I went on to explain that I’d had no such symptoms, and that I was sorry to hear of her bad experience with the drug. Privately I wondered whether or not her age might have had anything to do with her reaction to it.

Now keep in mind that this was barely six months into my current two years-plus regimen of working out twice a week. Back then I wasn’t nearly as consistent as I am now, and the type of workout program I was engaged in was more aerobics-based than the strength training paces that Killah now puts us through, week-in and week-out. All that to say, I don’t believe that I was in as receptive a position to actually feel the effects of any soreness side-effects at that point, so I didn’t give a whole lot of credence to the aspersions my stepmom had cast upon this wonder drug.

The epiphany I had regarding my muscular soreness didn’t arrive until this past fall. After having then been involved with fitness training well over a year and a half, feeling really good, and pretty much seeing my body mold back into a shape which at least resembled that of my competing days, something happened that really opened my eyes.

Tennis (elbow), anyone?
It was a Saturday in early November, and I was performing my dreaded annual ritual of raking up the tiny elm tree leaves that would choke my back yard lawn into oblivion should I leave them (no pun intended) unchecked. The new grass that had sprouted from our early-September over-seeding had matured to the point that it could withstand light raking without extensive damage; and it had to be done before the cold, wet winter weather set in, or otherwise render a merely sucky job, pert’ near intolerable.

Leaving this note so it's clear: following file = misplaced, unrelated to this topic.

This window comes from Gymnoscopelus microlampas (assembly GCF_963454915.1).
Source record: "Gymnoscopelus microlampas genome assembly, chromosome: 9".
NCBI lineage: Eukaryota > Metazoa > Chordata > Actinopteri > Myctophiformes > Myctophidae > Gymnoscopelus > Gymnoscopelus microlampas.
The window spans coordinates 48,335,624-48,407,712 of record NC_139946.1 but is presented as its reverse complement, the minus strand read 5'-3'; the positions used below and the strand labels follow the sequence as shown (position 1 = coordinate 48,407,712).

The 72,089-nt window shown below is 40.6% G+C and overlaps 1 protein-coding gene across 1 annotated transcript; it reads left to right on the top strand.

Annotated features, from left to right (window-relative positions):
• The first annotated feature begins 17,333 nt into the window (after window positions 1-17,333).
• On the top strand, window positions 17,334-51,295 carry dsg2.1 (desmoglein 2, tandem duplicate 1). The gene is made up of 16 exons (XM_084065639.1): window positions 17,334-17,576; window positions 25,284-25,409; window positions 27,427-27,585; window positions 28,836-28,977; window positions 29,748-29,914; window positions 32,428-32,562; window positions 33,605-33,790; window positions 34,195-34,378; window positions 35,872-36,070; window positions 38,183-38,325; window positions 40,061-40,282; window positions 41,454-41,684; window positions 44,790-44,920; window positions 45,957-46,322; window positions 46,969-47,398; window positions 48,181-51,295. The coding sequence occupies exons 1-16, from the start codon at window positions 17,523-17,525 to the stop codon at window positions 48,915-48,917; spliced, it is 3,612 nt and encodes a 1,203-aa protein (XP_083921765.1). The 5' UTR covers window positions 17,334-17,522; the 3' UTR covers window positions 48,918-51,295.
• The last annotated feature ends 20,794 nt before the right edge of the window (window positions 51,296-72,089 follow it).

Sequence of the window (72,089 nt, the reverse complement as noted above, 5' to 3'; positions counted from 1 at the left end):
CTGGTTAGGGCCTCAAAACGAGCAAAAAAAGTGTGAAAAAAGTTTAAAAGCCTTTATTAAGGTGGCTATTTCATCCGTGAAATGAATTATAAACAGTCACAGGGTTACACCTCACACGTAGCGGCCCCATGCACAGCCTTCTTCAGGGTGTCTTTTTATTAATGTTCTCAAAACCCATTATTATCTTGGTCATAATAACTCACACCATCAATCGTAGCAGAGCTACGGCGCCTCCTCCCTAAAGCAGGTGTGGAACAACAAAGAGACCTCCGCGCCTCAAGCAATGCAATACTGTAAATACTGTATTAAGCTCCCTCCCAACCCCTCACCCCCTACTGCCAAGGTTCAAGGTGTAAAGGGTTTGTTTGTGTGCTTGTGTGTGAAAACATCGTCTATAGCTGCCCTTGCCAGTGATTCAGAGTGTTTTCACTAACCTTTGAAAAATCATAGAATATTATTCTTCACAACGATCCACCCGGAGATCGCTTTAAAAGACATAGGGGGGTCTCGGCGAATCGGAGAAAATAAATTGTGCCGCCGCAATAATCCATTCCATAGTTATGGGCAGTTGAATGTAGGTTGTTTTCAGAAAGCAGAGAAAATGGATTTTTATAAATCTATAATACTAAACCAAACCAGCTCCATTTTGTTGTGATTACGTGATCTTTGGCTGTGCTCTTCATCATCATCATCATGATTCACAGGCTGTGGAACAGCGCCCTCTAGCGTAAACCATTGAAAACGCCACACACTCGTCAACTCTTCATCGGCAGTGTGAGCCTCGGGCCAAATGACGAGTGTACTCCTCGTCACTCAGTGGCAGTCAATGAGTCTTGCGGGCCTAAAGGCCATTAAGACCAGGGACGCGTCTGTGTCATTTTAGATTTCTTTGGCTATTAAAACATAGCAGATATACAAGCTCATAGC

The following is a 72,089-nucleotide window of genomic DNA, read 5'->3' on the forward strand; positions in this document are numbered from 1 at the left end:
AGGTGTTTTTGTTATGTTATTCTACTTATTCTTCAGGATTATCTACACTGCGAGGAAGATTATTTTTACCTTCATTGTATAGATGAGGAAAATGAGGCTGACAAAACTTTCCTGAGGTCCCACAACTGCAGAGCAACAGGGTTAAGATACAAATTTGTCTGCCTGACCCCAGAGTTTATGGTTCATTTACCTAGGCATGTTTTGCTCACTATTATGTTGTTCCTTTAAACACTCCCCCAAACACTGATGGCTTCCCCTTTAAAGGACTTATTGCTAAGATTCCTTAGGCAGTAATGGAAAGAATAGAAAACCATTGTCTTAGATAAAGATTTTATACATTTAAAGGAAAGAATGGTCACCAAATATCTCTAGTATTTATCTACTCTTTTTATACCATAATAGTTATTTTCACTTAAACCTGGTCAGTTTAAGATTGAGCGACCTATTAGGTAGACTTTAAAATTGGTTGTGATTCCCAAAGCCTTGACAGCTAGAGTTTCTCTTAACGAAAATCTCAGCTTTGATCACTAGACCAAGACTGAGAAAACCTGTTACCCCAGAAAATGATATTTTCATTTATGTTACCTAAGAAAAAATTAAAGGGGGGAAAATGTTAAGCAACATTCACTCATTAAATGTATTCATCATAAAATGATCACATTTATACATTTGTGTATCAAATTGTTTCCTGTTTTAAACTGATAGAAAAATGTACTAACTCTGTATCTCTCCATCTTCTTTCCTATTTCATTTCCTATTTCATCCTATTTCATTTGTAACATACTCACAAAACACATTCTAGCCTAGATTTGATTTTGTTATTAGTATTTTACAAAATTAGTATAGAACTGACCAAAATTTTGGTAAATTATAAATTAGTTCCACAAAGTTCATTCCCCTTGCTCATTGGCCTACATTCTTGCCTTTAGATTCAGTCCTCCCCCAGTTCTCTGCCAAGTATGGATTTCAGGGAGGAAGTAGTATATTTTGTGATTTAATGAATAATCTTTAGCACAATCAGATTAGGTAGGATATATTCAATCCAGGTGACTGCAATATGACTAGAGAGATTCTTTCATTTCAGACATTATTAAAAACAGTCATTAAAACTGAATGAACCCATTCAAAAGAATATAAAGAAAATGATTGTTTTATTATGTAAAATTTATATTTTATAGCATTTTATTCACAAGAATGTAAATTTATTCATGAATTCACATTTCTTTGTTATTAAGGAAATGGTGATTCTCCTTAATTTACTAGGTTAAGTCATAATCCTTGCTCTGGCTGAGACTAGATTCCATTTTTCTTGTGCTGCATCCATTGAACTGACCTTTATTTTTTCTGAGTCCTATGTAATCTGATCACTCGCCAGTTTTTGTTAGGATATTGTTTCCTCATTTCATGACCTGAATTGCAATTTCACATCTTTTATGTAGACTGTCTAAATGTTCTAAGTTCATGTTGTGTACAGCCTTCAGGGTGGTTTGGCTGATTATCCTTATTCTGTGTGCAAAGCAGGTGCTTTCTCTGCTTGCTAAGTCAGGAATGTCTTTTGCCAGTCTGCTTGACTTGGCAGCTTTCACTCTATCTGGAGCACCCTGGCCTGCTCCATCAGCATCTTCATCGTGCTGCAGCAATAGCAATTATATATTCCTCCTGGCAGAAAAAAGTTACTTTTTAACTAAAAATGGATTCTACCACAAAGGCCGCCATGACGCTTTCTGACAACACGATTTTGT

The tall, mature twin elm trees in my back yard are the only remaining originals that existed there before our house did. We specifically instructed that they be spared when the lot was cleared from its heavily wooded beginnings back in the fall of 1993. The two trees were actually one of the main reasons we chose that particular home site in the first place. They may not have been the most beautiful trees in the world, but they were perfectly positioned. Now directly in front of our deck, they provide shade for the back yard and a protective perch, from which the hundreds of birds that visit us each year can swoop down to Michelle’s well-stocked bird feeder below, just a few feet adjacent to them.

Michelle loves her birds, and we have always loved our big trees.

But unfortunately, there’s a downside to our precious elms: the leaves; those tiny, arrowhead-shaped rascals that float to the ground each fall. Not only does their size make them difficult to rake and pick up, they are also highly acidic and damaging to the grass they come to rest upon. So getting them picked up is pretty much a “gots-ta” situation, especially when the potential victims are the newly-emergent seedlings that will be depended on to keep that area beneath the trees from becoming a mud pond during the balance of the year.

So I’m always sort of between a rock and a hard place with regard to this circumstance. If I wait to over-seed until after the leaves have fallen and raked up, it’d be too late in the season at that point; the grass seeds wouldn’t germinate, due to the already inclement temperatures of the late fall. On the other hand, if I do nothing and allow the leaves to remain, their inherent acidity would kill most of the seedlings.

Tough call, ain’t it?

So I rake, knowing full well that I’m also uprooting a fairly decent percentage of my new grass plants in the process. Call it the lesser of two evils, I suppose. But one of those evils not only applies to the health of my lawn, but to mine as well through the toll that job takes on my body.

Raking those boogers is tough enough, but doing so without destroying the tender grass plants they cover is even more so. It requires a steady, consistent repetition of light, shallow strokes with the rake, and it’s an extremely tiring exercise.

I’m always exhausted when I finish this yearly chore. Because of the amount of repetitive effort required, I typically hurt for a couple days afterward. However this most recent episode didn’t just tucker me out, it absolutely blew me away.